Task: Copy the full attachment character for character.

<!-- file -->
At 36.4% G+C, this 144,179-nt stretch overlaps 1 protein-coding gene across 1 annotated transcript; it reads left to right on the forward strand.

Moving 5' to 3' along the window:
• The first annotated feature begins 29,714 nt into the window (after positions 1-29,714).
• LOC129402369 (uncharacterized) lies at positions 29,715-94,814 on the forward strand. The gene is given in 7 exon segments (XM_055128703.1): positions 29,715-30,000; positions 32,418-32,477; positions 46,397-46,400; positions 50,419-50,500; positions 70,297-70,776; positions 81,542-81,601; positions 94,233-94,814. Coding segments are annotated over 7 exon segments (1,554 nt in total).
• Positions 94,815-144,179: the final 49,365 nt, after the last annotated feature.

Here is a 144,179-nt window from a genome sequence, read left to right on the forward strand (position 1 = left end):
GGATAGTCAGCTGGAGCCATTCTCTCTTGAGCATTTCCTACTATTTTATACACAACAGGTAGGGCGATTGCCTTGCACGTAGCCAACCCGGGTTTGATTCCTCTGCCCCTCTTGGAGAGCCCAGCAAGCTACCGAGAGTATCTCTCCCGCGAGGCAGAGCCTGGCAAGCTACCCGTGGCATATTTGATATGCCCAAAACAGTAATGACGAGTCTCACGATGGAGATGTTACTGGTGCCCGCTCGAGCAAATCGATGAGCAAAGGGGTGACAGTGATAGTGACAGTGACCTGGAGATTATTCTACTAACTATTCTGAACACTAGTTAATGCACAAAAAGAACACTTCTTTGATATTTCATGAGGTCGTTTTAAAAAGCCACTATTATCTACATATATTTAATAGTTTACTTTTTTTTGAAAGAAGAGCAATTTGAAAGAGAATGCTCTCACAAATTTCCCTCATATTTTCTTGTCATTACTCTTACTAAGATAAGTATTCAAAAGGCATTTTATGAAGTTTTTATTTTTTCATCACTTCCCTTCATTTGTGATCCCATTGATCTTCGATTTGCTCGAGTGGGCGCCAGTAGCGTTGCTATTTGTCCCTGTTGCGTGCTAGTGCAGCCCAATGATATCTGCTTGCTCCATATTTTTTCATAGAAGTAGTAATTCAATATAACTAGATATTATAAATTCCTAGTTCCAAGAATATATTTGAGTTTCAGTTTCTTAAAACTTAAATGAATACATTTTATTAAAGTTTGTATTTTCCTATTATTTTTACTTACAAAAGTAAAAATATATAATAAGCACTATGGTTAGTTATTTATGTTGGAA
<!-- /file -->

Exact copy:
At 36.4% G+C, this 144,179-nt stretch overlaps 1 protein-coding gene across 1 annotated transcript; it reads left to right on the forward strand.

Moving 5' to 3' along the window:
• The first annotated feature begins 29,714 nt into the window (after positions 1-29,714).
• LOC129402369 (uncharacterized) lies at positions 29,715-94,814 on the forward strand. The gene is given in 7 exon segments (XM_055128703.1): positions 29,715-30,000; positions 32,418-32,477; positions 46,397-46,400; positions 50,419-50,500; positions 70,297-70,776; positions 81,542-81,601; positions 94,233-94,814. Coding segments are annotated over 7 exon segments (1,554 nt in total).
• Positions 94,815-144,179: the final 49,365 nt, after the last annotated feature.

Here is a 144,179-nt window from a genome sequence, read left to right on the forward strand (position 1 = left end):
GGATAGTCAGCTGGAGCCATTCTCTCTTGAGCATTTCCTACTATTTTATACACAACAGGTAGGGCGATTGCCTTGCACGTAGCCAACCCGGGTTTGATTCCTCTGCCCCTCTTGGAGAGCCCAGCAAGCTACCGAGAGTATCTCTCCCGCGAGGCAGAGCCTGGCAAGCTACCCGTGGCATATTTGATATGCCCAAAACAGTAATGACGAGTCTCACGATGGAGATGTTACTGGTGCCCGCTCGAGCAAATCGATGAGCAAAGGGGTGACAGTGATAGTGACAGTGACCTGGAGATTATTCTACTAACTATTCTGAACACTAGTTAATGCACAAAAAGAACACTTCTTTGATATTTCATGAGGTCGTTTTAAAAAGCCACTATTATCTACATATATTTAATAGTTTACTTTTTTTTGAAAGAAGAGCAATTTGAAAGAGAATGCTCTCACAAATTTCCCTCATATTTTCTTGTCATTACTCTTACTAAGATAAGTATTCAAAAGGCATTTTATGAAGTTTTTATTTTTTCATCACTTCCCTTCATTTGTGATCCCATTGATCTTCGATTTGCTCGAGTGGGCGCCAGTAGCGTTGCTATTTGTCCCTGTTGCGTGCTAGTGCAGCCCAATGATATCTGCTTGCTCCATATTTTTTCATAGAAGTAGTAATTCAATATAACTAGATATTATAAATTCCTAGTTCCAAGAATATATTTGAGTTTCAGTTTCTTAAAACTTAAATGAATACATTTTATTAAAGTTTGTATTTTCCTATTATTTTTACTTACAAAAGTAAAAATATATAATAAGCACTATGGTTAGTTATTTATGTTGGAA